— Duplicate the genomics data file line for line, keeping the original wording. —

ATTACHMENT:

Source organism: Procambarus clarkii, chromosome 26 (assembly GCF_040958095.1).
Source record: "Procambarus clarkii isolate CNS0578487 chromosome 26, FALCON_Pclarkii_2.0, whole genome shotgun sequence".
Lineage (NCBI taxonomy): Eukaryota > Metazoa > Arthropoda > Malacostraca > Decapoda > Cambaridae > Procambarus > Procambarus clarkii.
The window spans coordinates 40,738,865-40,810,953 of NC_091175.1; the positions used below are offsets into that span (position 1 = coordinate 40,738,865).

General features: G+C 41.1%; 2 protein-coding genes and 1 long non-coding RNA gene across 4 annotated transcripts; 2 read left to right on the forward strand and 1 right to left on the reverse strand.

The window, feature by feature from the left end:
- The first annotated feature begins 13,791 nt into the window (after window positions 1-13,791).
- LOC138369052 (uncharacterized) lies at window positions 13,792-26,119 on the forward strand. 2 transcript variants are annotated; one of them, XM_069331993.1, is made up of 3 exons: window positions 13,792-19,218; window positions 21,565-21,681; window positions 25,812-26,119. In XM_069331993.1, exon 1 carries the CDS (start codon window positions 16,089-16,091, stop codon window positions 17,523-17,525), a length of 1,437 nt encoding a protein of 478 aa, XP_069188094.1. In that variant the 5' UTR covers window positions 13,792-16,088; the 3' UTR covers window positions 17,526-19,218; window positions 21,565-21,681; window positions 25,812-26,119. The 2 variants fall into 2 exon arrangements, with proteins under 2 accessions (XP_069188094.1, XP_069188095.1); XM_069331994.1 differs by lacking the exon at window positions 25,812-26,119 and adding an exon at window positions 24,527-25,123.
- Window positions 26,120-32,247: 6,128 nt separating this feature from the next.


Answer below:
Source organism: Procambarus clarkii, chromosome 26 (assembly GCF_040958095.1).
Source record: "Procambarus clarkii isolate CNS0578487 chromosome 26, FALCON_Pclarkii_2.0, whole genome shotgun sequence".
Lineage (NCBI taxonomy): Eukaryota > Metazoa > Arthropoda > Malacostraca > Decapoda > Cambaridae > Procambarus > Procambarus clarkii.
The window spans coordinates 40,738,865-40,810,953 of NC_091175.1; the positions used below are offsets into that span (position 1 = coordinate 40,738,865).

General features: G+C 41.1%; 2 protein-coding genes and 1 long non-coding RNA gene across 4 annotated transcripts; 2 read left to right on the forward strand and 1 right to left on the reverse strand.

The window, feature by feature from the left end:
- The first annotated feature begins 13,791 nt into the window (after window positions 1-13,791).
- LOC138369052 (uncharacterized) lies at window positions 13,792-26,119 on the forward strand. 2 transcript variants are annotated; one of them, XM_069331993.1, is made up of 3 exons: window positions 13,792-19,218; window positions 21,565-21,681; window positions 25,812-26,119. In XM_069331993.1, exon 1 carries the CDS (start codon window positions 16,089-16,091, stop codon window positions 17,523-17,525), a length of 1,437 nt encoding a protein of 478 aa, XP_069188094.1. In that variant the 5' UTR covers window positions 13,792-16,088; the 3' UTR covers window positions 17,526-19,218; window positions 21,565-21,681; window positions 25,812-26,119. The 2 variants fall into 2 exon arrangements, with proteins under 2 accessions (XP_069188094.1, XP_069188095.1); XM_069331994.1 differs by lacking the exon at window positions 25,812-26,119 and adding an exon at window positions 24,527-25,123.
- Window positions 26,120-32,247: 6,128 nt separating this feature from the next.